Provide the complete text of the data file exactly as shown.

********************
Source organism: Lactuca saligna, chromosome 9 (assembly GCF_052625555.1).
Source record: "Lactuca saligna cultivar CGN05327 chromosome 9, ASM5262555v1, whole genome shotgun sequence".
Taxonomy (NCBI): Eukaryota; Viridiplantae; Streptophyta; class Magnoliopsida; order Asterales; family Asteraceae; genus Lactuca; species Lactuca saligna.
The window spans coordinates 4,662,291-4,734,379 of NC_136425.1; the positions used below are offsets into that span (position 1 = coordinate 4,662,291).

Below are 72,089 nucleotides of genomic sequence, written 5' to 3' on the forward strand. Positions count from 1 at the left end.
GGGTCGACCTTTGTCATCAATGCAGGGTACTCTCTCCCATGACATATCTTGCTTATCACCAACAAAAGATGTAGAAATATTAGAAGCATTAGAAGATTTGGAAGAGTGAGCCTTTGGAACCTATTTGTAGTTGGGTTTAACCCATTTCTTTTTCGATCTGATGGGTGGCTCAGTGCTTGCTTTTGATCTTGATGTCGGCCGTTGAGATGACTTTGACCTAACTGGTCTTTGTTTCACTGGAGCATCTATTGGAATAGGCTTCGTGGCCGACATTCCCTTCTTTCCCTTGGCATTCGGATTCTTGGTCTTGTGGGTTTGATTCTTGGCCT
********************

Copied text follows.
Source organism: Lactuca saligna, chromosome 9 (assembly GCF_052625555.1).
Source record: "Lactuca saligna cultivar CGN05327 chromosome 9, ASM5262555v1, whole genome shotgun sequence".
Taxonomy (NCBI): Eukaryota; Viridiplantae; Streptophyta; class Magnoliopsida; order Asterales; family Asteraceae; genus Lactuca; species Lactuca saligna.
The window spans coordinates 4,662,291-4,734,379 of NC_136425.1; the positions used below are offsets into that span (position 1 = coordinate 4,662,291).

Below are 72,089 nucleotides of genomic sequence, written 5' to 3' on the forward strand. Positions count from 1 at the left end.
GGGTCGACCTTTGTCATCAATGCAGGGTACTCTCTCCCATGACATATCTTGCTTATCACCAACAAAAGATGTAGAAATATTAGAAGCATTAGAAGATTTGGAAGAGTGAGCCTTTGGAACCTATTTGTAGTTGGGTTTAACCCATTTCTTTTTCGATCTGATGGGTGGCTCAGTGCTTGCTTTTGATCTTGATGTCGGCCGTTGAGATGACTTTGACCTAACTGGTCTTTGTTTCACTGGAGCATCTATTGGAATAGGCTTCGTGGCCGACATTCCCTTCTTTCCCTTGGCATTCGGATTCTTGGTCTTGTGGGTTTGATTCTTGGCCT